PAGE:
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    Department of Marsh Researeh
    1981, 36 (1):  33-46.  doi: 10.11821/xb198101004
    Abstract ( )   PDF (835KB) ( )   Save
    The Sanjiang Plain, with an area of 51,300 square kilometers, lies at the northeas-tern borderland of China. It abounds with natural resources, yet in recent years, thereare such signs of deterioration in natural environment as the increasing of drought andwind erosion, decreasing of runoff and vegetation cover, etc.Inaddition, most part of marshlands in this region have a tendency of developinginto meadows and swamping meadows.So far as drought is concerned, the influence of atomspheric circulation plays aleading role, while the influence of human activities plays a second role.In order to prevent the deterioration of ecological environment, it is imperative totake the following measures: rationalized utilization of natural resources and all-rounddevelopment of agriculture, forestry, animal husbandry, sideline production, fishery;building up a water conservancy system of combining drainage with storage, developingirrigation and enlarging the area of rice farming and combining the utilization of farm-land with the maintance of its fertility; protesting specific marshland by setting upreed production bases and marshland conservations.
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    Zhou Shuzhen, Zhang Xiubao, Guo Shulin
    1981, 36 (1):  47-58.  doi: 10.11821/xb198101005
    Abstract ( )   PDF (674KB) ( )   Save
    The fog of Shanghai can be classified into following four types: radiation fog(accounting for 44.8%), frontal fog (accounting for 24.8%), advection fog (accountingfor 17.6%), advection-radiation fog (accounting for 12.8%). As shown by the recordsduring recent 77 years, there are 43.5 foggy days per year on average. But its annualvariation is very remarabL. e.g., there are 107 foggy days in 1950, while only 17 foggydays in 1917; the former is more than six-fold as much as the latter. There are twofoggy seasons yearly: one occurs from October to December, and the other from Marchto May. Fogs rarely appear in summer (July and August). In this paper the re-gularity and causes of the seasonal and diurnal variation of fog in Shanghai are dis-cussed.The regional differences between urban districts of Shanghai and its suburbs areobvious. There are far more foggy days each year in its urban districts and the foggyseason there is also much longer. The distribution of foggy days is closely related to thefrequency of wind direction, wind velocity and coefficient of air pollution. Meteorologi-cal observations for a long period have proved that the fog in Shanghai urban districtsmay be formed in lower relative humidity (such as 67%), but in the suburbs of Shang-hai, only in very high relative humidity (98%-100%). Finally, it is pointed out thatthe fog of Shanghai is closely related to its geographical environment and the featuresof general circulation of atmosphere.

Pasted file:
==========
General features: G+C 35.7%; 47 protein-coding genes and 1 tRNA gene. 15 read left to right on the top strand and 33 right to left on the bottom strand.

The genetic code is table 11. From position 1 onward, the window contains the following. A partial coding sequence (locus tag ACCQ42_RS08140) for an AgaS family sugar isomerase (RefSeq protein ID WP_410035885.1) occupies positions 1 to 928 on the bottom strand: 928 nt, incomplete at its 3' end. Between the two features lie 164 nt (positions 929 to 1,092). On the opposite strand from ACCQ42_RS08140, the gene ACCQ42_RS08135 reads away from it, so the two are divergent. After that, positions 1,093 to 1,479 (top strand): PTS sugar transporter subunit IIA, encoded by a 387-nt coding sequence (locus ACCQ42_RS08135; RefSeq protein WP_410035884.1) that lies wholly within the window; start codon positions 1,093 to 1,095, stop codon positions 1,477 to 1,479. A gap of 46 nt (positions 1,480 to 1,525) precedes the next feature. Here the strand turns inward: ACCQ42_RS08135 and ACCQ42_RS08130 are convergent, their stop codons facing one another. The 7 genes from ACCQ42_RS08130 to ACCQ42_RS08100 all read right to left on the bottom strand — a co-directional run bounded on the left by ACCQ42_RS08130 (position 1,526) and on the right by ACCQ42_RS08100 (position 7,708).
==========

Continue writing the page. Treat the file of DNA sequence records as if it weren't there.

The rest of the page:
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    Peng Gongbing, Lu Wei
    1981, 36 (1):  59-69.  doi: 10.11821/xb198101006
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    The authors have explained the basic ideas that centrifugal force potential and its hori-zontal components might influence on the pressure fields and atmospheric active cen-tres, and analysed the rules of the variation in intensity of atmospheric active centresin northern hemisphere as the pole displaced, and corroborated the evidences of their in-fluence by means of the climatic data of pressure distribution.The authors have also discussed the influence of centrifugal force potential causedby pole displacement upon the distribution of pressure departure in Iceland Areas, andgiven a further physical explanation of the migration of the centres of Iceland depres-sion. The calculations indicate that in some weak years of Southern Oscillation thevalues of the centrifugal force potentical and its south components or north componentsof the pole displacement in island and its north-west areas are almost positive, and thevalues of east components or west components dominatly negative. The values ofcentrifugal force potential of pole displacement in Darwin are mainly negative.Again, with respect to 10-year smoothing average values, in the years with largeamplitude of the pole displacement the high pressure centres above Southern PacificOcean are located somewhat to low latitude; On the contrary, in the years with largeamplitude they are located somewhat to high latitude. Corresponding to the periods of6? years of the pole amplitude, the southern boundaries of the North Pacific high-pressure also has a similar variation, i.e. in the years with large amplitudes of the poledisplacement, the southern boundaries of the North Pacific high-pressure are locatedsomewhat to low latitude, and vice versa.Corresponding to the periods of nearly 14 months, 6-7 years and 35 years of thepole displacement, there are similar periodical vibrations of the pressure in certain areasof China as well as the positions of some atmospheric active centres in the world.Finally, the authors have pointed out the possibility of making long-range forecastby means of the rules of the pole displacement and some problems which should be paidattention to in making weather forecast